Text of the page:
If you are looking for a new interface for information, Noone writes and discussion new options. [idea to look for the link from Peter]
I have a feeling we will be hearing about this private government network in the future, whether many folks think it is secure or efficient or not.
If you are in the Bay Area and are interested in Information Architecture, User Experience Design, are a Web builder, or come anywhere near folks building and information applications you could do your self a favor on Tuesday, October 16th, 2001 to go to the East Bay CHI: Methods for Information Architecture discussion. The panel is Christina Wodtke, Peter Merholz, and Jesse James Garrett. This is part of the BayCHI-East Bird of a Feather group that encouraging sharing of information and networking with other Human Computer Interaction folks. This makes me wish I live back in the Bay Area again.
If you missed the Nobel Prize news, three economists were awarded the prize for their creation of the field of "information economics". Oddly enough it is this combination that could well describe my passion. I was fortunate to have an amazing high school economics teacher that who really sparked my mind with an understanding of economics. I always had fun with economics (yes the I did get hit by the geek stick) and was a strong believer in the theories that the best decisions and market conditions are set with a free and pure flow of information. When I thought about college I was somewhat intrigued with econ, but understanding what made a free and pure flow of information baffled me. How does one communicate ideas easily, efficiently, and how do the intended users of the information consume that information. Some intro to communication classes and speech classes pushed me over the edge into being a communication major. Some social anthropology and sociology courses and a broad smattering of philosophy and great books courses filled in the spaces in my organization communication and communication theory course work. This solid grounding in the 80s taught me to look at the audience, understand their motivations, understand how they think and use information, and how to get information and messages to them efficiently. At the same time I was playing with and using computers intensively in my day to day work.
After working in direct mail, marketing, advertising, and some publications work for a non-profit then working as an information and data analyst and moving in to the client relationship side for a Customs House brokerage firm, I went to grad school in public policy. Yes, I got to hone my econ and information analytical (statistic and econometrics) skills. This education really helped me understand the relationship of information and the analysis of information. Information is only helpful if it is used. Information that is easy to find, easy to understand, easy process and store, and easy to assimilate is the information that wins the policy battle. The same can be said for business. Complex analysis is relatively worthless unless there can be an easy way for folks to wrap their mind around it. Getting information out to the public is very important. Having that information found by your prospective audience is also very important. The Internet offered breadth of reach for a message and their analysis and understanding of data which they turned into information. This was the foundation for my understanding of information and economic, which pleased me greatly that these fine people were awarded the Nobel Prize. Were it not for this path and melange of two ideas my passion would not be my job.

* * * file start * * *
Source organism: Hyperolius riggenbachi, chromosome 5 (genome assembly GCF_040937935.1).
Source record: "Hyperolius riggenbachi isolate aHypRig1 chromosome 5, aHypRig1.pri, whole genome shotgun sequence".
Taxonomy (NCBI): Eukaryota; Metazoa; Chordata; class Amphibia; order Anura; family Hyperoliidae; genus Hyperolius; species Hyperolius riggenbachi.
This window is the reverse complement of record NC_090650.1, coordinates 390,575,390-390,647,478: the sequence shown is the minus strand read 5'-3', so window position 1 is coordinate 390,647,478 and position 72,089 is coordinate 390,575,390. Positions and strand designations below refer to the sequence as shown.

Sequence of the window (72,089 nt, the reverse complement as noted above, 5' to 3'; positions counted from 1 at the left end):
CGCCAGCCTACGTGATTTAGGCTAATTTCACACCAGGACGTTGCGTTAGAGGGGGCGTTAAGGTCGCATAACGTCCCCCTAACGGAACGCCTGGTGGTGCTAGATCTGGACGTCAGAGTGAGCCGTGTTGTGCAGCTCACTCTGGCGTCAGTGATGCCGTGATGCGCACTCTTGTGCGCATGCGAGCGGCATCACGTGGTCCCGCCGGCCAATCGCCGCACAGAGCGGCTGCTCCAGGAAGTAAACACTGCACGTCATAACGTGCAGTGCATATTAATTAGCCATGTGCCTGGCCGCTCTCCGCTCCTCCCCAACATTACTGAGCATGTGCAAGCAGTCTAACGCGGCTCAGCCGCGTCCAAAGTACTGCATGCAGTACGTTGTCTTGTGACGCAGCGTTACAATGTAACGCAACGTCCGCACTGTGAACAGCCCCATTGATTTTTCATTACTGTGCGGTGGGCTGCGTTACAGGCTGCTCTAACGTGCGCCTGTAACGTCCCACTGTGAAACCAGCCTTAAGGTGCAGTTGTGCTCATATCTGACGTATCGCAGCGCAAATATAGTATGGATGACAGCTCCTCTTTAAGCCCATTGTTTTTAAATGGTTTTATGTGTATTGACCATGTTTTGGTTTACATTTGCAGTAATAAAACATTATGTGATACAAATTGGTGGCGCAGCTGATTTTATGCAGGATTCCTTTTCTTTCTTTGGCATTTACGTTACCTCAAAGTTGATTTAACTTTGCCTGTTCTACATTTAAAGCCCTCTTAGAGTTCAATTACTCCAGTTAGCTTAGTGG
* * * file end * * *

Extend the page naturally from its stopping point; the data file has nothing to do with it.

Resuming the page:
Technology is the base and foundation for the access to information. We use digital technology to gather, sort, analyze, synthesize, digest, and design information for that information and idea's consumption. There are many steps along that path that can be streamlined to better use technology, or rather make technology more usable. The hindrance for a literate audience is largely with technology, or seemingly with technology. Technology does not think (yet). We, people, think about the information and how to best organize the data into chunks that make logical relationships in the minds of those that can theorize and use the data to form informative ideas. The ultimate presentation of the ideas that lead to knowledge, must be accessible and usable. This is what I really enjoy working on. Not only the whole path to knowledge, but making the information usable and the processes behind the creation of the presentation usable and manageable. All of this is tool building and building a user's experience.
Wednesday, October 10, 2001
Today was a rather nice weather day and I had a wonderful dinner with Fred, which means I got to visit my mug. As always we drifted in to great enjoyable discussions.
A discussion in Computerworld asks technology visionaries scope the future, which includes Ed Colligan, Michael Dertouzos, Gerry Kaufhold, Jakob Nielsen, Donald Norman, Jef Raskin John Thackara, and Carl Yankowski.
Speaking of Raskin, he spoke at Stanford regarding Prolegomena to future interface design.
I restumbled across the Designers Network today. It is a decent resource of designers around the globe.